GASP! You mean you don't really have to memorize all that nonsense, Gary??

    Again, top secret ... do NOT tell people you know this:

    There are only four types of chords in the world. Major, Minor, Augmented, Diminished. You will never need to play an augmented chord on your ukulele if you don't really want to, so forget them. There is only ONE shape for all diminished chords (and they barely come up anyway). So on the ukulele, you only need to memorize the majors and minors. You can learn them in an afternoon (because many of the shapes are bar chords).

    If I can learn every chord I'll ever need in an afternoon, then why all the fuss over those fancy chords?

    It's simple. On a guitar, or a piano, or in an orchestra, you can make a whole lot more complicated chords because you can make a whole lot more sounds happen simultaneously. Guys with bow ties and nothing better to do with themselves sit down and figure out the names of those fancy chords, and sooner or later they end up on your favorite internet lyrics site and if you haven't read this post, you think you should actually play those things.

    Do you have to play a Cmaj7?

    No. Just play C.

    Will it sound better if I play Cmaj7?

    Yes.

    Then why play C?

    Because you are still learning to be a great player and you don't need to waste your brain on this kinda nonsense. If you're just strumming and singing merrily away, you should feel just fine playing the easiest chord you know. Every professional musician does it. Someday you'll memorize the chording for an Am6, but for now, play Am and you'll sound fine. On the rare occasion when you fall in love with a song and really really want to make it sound extra cool, you can go look up the fingering for those complicated chords on a one-at-a-time basis. Remember, those chords come from guitars, pianos, or orchestras, usually not ukuleles, so even if you figure out the chord shape, there's no guarantee it'll sound good, or that your fingers will be able to hit it.

    And let me get on my soap box. Stop playing other people's songs and write your own! I don't want to hear your rendition of Hey Jude anyway. I want to hear your zombie, robot, love, dead dog, Camaro driving at night song. And if you write the song, and use your own chords, you'll never need to know what a Bm7b5 looks like on your fret board. (Remember, if you want to write a song, look at the Circle of Fifths, find the chords that are near each other, and head to your basement with a pad of paper and a pencil. Three hours from now, you'll have a song that is all your own and they won't delete it from YouTube.)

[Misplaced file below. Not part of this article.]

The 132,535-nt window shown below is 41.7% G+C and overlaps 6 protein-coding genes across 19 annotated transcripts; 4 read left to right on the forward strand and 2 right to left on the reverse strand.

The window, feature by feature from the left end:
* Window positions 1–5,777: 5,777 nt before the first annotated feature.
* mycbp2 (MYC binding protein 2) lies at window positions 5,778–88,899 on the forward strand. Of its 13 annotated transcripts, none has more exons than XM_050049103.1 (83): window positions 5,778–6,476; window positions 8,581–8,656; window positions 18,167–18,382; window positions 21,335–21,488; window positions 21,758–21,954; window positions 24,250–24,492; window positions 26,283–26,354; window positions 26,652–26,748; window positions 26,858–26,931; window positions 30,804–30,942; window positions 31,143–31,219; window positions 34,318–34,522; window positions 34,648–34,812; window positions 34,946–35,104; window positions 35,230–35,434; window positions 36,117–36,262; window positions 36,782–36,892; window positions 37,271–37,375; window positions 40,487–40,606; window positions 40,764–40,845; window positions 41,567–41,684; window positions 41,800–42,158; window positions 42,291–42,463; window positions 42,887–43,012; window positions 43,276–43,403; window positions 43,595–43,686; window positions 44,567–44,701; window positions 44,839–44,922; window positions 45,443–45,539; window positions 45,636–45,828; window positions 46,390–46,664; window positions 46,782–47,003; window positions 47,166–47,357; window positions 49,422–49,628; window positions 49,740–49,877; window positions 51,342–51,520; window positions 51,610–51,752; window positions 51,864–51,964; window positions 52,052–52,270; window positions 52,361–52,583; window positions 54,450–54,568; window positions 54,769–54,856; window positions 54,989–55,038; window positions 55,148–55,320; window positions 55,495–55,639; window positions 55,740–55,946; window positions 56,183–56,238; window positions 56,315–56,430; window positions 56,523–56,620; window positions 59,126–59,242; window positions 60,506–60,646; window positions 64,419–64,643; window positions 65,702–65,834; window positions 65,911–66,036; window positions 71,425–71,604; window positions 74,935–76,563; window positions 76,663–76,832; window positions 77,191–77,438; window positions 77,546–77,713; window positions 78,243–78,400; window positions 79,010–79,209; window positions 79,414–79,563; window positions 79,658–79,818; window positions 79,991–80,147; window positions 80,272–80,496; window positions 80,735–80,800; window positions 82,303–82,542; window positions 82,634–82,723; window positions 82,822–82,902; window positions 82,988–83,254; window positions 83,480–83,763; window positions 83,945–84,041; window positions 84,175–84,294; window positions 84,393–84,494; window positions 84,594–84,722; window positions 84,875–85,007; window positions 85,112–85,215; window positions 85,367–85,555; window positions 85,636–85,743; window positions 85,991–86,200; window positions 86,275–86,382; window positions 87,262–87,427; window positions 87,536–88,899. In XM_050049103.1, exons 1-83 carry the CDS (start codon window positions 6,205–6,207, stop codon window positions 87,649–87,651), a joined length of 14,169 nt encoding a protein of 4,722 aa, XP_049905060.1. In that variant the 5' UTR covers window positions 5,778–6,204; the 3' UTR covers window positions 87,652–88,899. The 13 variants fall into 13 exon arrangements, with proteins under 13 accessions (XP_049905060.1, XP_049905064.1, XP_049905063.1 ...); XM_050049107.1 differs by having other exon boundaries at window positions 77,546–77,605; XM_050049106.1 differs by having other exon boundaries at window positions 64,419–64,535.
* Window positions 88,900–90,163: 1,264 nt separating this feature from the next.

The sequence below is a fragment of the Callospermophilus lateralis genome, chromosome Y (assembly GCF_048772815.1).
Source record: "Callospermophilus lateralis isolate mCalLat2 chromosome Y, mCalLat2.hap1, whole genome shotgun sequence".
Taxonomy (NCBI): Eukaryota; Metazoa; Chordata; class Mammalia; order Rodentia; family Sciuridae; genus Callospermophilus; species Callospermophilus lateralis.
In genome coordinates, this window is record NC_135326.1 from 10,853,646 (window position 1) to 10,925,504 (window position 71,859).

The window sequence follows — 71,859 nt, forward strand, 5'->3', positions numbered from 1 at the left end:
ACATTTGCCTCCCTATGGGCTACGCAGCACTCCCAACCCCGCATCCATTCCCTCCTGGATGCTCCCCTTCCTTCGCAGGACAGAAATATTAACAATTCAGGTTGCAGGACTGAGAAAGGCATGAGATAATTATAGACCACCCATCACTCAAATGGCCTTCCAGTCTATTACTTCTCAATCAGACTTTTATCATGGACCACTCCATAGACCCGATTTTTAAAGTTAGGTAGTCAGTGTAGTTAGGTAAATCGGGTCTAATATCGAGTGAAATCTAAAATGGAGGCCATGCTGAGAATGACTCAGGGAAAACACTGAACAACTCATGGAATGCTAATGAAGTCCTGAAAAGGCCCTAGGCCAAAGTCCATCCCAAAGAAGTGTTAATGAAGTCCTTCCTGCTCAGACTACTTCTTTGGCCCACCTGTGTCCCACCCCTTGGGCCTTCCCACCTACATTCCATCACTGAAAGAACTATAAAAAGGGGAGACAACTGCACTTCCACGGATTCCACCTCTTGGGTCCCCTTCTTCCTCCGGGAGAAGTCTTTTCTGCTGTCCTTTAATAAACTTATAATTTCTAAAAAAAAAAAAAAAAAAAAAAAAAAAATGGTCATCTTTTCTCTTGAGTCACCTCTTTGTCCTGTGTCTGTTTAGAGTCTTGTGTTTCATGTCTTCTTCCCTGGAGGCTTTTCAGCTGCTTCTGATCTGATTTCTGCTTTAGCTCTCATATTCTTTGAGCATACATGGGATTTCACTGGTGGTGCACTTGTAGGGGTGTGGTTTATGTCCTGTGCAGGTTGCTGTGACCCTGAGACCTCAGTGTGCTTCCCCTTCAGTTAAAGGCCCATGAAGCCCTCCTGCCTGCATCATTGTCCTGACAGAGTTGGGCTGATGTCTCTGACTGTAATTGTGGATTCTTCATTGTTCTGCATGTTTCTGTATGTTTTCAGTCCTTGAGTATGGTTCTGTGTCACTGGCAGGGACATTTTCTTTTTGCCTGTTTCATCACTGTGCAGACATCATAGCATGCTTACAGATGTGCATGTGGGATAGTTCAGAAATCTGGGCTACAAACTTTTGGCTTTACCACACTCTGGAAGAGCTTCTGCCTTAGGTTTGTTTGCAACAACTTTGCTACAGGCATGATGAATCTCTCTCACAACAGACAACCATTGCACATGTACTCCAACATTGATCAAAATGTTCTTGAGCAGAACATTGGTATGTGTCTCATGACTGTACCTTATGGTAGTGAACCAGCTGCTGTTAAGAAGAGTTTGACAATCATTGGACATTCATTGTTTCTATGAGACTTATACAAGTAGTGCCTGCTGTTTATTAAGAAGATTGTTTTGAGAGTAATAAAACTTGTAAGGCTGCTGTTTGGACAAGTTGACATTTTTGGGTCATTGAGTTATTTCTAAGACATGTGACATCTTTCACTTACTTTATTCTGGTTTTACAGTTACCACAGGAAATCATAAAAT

Last secret I'll let you in on:

    Most musicians playing in bands today have no idea what the name of the advanced chords they're using actually are. If you own a guitar, you noodle around with the chords until you find something that sounds cool. If you play the piano, you use a fourth or fifth finger in your chording hand and suddenly you have more complicated and interesting voicings. This is a good thing, but it's different for us ukulele players. We only have four strings and two octaves. We have more limits on what our instrument can do, and while the ukulele will certainly do lots of fancy chords, you shouldn't be spending a lot of time trying to memorize those things. Just noodle and find the cool sounds and don't worry what they're called.

    Final soapbox speech: In an orchestra, the tuba plays ONE note at a time. So does the trumpet, the trombone, the clarinet, the flute, the oboe, usually everyone in the entire strings section is also playing one note at a time. ONE NOTE AT A TIME. It's called melody and it's what you've been doing with your singing voice. Have you tried it on the ukulele? If it's good enough for a violin, it's good enough for ukulele too. Forget chording altogether and give melody a chance. You'll find your ukulele sings a mighty good tune. You'll also find your fingers magically showing up in the shapes of the chords without you even trying.

    We are so lucky to play this instrument. Every day I am amazed at how fortunate I am to be a part of its history.

    Now go write a song.

  9. #39
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    Amen, brah…!!

    …as someone who has mostly concentrated on only playing the 3 high strings (need to work on da barre chords!), it's good to hear I can "keep it simple" and do my own improvizing.

    Mahalo nui, buckeroo…!!

  10. #40

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    Quote Originally Posted by JT_Ukes View Post
    What does it all mean?

    How would one use this chart.

    Seriously

    JT
    very useful chart in writing songs or improvising chord progressions. for example the song "Wild World" by Cat Stevens it's in the key of C. by looking at the Circle of 5th going clockwise it's from C-G-D-A. Wild World's first four chords is Am-D-G-C that's going counterclockwise from A-C.
    Ther are a bunch of hit songs that used cirlce of 5th e.g. "Yesterday", "Five Foot Two", etc.